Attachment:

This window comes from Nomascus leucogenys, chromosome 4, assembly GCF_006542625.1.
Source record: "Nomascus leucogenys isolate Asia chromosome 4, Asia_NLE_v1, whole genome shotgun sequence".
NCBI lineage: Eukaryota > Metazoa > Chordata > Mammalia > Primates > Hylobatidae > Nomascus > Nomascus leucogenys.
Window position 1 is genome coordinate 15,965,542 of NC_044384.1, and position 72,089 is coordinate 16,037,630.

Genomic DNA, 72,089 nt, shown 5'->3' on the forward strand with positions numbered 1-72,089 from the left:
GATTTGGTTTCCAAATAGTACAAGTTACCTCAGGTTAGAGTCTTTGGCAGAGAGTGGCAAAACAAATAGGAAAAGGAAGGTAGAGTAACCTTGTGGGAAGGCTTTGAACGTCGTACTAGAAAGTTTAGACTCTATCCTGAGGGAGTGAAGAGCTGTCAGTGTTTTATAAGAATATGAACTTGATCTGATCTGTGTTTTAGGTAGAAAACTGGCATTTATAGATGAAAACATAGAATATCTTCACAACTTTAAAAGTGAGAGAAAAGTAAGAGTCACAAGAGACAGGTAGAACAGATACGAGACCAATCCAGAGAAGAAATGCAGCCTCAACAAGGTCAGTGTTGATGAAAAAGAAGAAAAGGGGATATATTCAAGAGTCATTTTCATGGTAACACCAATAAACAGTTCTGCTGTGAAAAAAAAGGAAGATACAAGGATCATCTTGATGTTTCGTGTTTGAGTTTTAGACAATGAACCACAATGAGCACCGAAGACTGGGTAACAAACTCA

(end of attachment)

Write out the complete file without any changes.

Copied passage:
This window comes from Nomascus leucogenys, chromosome 4, assembly GCF_006542625.1.
Source record: "Nomascus leucogenys isolate Asia chromosome 4, Asia_NLE_v1, whole genome shotgun sequence".
NCBI lineage: Eukaryota > Metazoa > Chordata > Mammalia > Primates > Hylobatidae > Nomascus > Nomascus leucogenys.
Window position 1 is genome coordinate 15,965,542 of NC_044384.1, and position 72,089 is coordinate 16,037,630.

Genomic DNA, 72,089 nt, shown 5'->3' on the forward strand with positions numbered 1-72,089 from the left:
GATTTGGTTTCCAAATAGTACAAGTTACCTCAGGTTAGAGTCTTTGGCAGAGAGTGGCAAAACAAATAGGAAAAGGAAGGTAGAGTAACCTTGTGGGAAGGCTTTGAACGTCGTACTAGAAAGTTTAGACTCTATCCTGAGGGAGTGAAGAGCTGTCAGTGTTTTATAAGAATATGAACTTGATCTGATCTGTGTTTTAGGTAGAAAACTGGCATTTATAGATGAAAACATAGAATATCTTCACAACTTTAAAAGTGAGAGAAAAGTAAGAGTCACAAGAGACAGGTAGAACAGATACGAGACCAATCCAGAGAAGAAATGCAGCCTCAACAAGGTCAGTGTTGATGAAAAAGAAGAAAAGGGGATATATTCAAGAGTCATTTTCATGGTAACACCAATAAACAGTTCTGCTGTGAAAAAAAAGGAAGATACAAGGATCATCTTGATGTTTCGTGTTTGAGTTTTAGACAATGAACCACAATGAGCACCGAAGACTGGGTAACAAACTCA